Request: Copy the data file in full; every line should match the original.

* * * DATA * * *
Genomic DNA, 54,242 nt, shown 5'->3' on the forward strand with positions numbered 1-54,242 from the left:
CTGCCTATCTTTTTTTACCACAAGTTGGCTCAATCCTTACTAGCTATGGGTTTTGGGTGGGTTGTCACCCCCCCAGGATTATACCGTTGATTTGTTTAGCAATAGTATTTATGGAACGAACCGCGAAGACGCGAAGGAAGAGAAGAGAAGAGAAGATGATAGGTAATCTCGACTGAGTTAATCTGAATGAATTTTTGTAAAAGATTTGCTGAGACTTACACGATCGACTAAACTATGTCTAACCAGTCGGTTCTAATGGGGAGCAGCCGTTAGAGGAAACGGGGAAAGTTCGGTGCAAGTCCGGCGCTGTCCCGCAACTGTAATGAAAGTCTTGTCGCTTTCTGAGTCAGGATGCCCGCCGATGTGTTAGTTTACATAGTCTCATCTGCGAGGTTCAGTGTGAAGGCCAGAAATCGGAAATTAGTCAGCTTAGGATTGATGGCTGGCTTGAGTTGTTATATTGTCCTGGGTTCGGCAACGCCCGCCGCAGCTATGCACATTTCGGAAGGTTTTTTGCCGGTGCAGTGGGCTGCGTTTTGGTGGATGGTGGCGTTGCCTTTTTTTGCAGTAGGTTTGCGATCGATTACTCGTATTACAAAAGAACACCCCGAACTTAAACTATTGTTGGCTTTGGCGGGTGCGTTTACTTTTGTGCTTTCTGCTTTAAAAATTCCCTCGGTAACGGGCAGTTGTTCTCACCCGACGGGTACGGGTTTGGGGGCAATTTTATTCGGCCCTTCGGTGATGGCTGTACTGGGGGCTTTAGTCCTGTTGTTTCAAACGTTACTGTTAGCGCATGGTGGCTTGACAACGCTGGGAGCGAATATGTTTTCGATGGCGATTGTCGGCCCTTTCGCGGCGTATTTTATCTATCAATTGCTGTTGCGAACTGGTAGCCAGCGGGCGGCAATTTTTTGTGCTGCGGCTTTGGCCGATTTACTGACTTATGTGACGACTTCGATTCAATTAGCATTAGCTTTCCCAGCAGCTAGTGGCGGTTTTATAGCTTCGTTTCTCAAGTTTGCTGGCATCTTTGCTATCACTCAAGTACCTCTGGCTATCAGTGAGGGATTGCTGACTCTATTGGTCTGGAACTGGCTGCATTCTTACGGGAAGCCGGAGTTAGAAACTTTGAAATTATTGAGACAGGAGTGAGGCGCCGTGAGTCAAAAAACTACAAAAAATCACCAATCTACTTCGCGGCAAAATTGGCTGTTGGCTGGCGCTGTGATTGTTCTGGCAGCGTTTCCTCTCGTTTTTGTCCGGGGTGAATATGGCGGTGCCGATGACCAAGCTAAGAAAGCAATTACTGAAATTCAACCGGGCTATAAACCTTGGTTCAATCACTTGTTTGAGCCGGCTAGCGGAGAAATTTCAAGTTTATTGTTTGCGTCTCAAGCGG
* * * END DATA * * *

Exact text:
Genomic DNA, 54,242 nt, shown 5'->3' on the forward strand with positions numbered 1-54,242 from the left:
CTGCCTATCTTTTTTTACCACAAGTTGGCTCAATCCTTACTAGCTATGGGTTTTGGGTGGGTTGTCACCCCCCCAGGATTATACCGTTGATTTGTTTAGCAATAGTATTTATGGAACGAACCGCGAAGACGCGAAGGAAGAGAAGAGAAGAGAAGATGATAGGTAATCTCGACTGAGTTAATCTGAATGAATTTTTGTAAAAGATTTGCTGAGACTTACACGATCGACTAAACTATGTCTAACCAGTCGGTTCTAATGGGGAGCAGCCGTTAGAGGAAACGGGGAAAGTTCGGTGCAAGTCCGGCGCTGTCCCGCAACTGTAATGAAAGTCTTGTCGCTTTCTGAGTCAGGATGCCCGCCGATGTGTTAGTTTACATAGTCTCATCTGCGAGGTTCAGTGTGAAGGCCAGAAATCGGAAATTAGTCAGCTTAGGATTGATGGCTGGCTTGAGTTGTTATATTGTCCTGGGTTCGGCAACGCCCGCCGCAGCTATGCACATTTCGGAAGGTTTTTTGCCGGTGCAGTGGGCTGCGTTTTGGTGGATGGTGGCGTTGCCTTTTTTTGCAGTAGGTTTGCGATCGATTACTCGTATTACAAAAGAACACCCCGAACTTAAACTATTGTTGGCTTTGGCGGGTGCGTTTACTTTTGTGCTTTCTGCTTTAAAAATTCCCTCGGTAACGGGCAGTTGTTCTCACCCGACGGGTACGGGTTTGGGGGCAATTTTATTCGGCCCTTCGGTGATGGCTGTACTGGGGGCTTTAGTCCTGTTGTTTCAAACGTTACTGTTAGCGCATGGTGGCTTGACAACGCTGGGAGCGAATATGTTTTCGATGGCGATTGTCGGCCCTTTCGCGGCGTATTTTATCTATCAATTGCTGTTGCGAACTGGTAGCCAGCGGGCGGCAATTTTTTGTGCTGCGGCTTTGGCCGATTTACTGACTTATGTGACGACTTCGATTCAATTAGCATTAGCTTTCCCAGCAGCTAGTGGCGGTTTTATAGCTTCGTTTCTCAAGTTTGCTGGCATCTTTGCTATCACTCAAGTACCTCTGGCTATCAGTGAGGGATTGCTGACTCTATTGGTCTGGAACTGGCTGCATTCTTACGGGAAGCCGGAGTTAGAAACTTTGAAATTATTGAGACAGGAGTGAGGCGCCGTGAGTCAAAAAACTACAAAAAATCACCAATCTACTTCGCGGCAAAATTGGCTGTTGGCTGGCGCTGTGATTGTTCTGGCAGCGTTTCCTCTCGTTTTTGTCCGGGGTGAATATGGCGGTGCCGATGACCAAGCTAAGAAAGCAATTACTGAAATTCAACCGGGCTATAAACCTTGGTTCAATCACTTGTTTGAGCCGGCTAGCGGAGAAATTTCAAGTTTATTGTTTGCGTCTCAAGCGG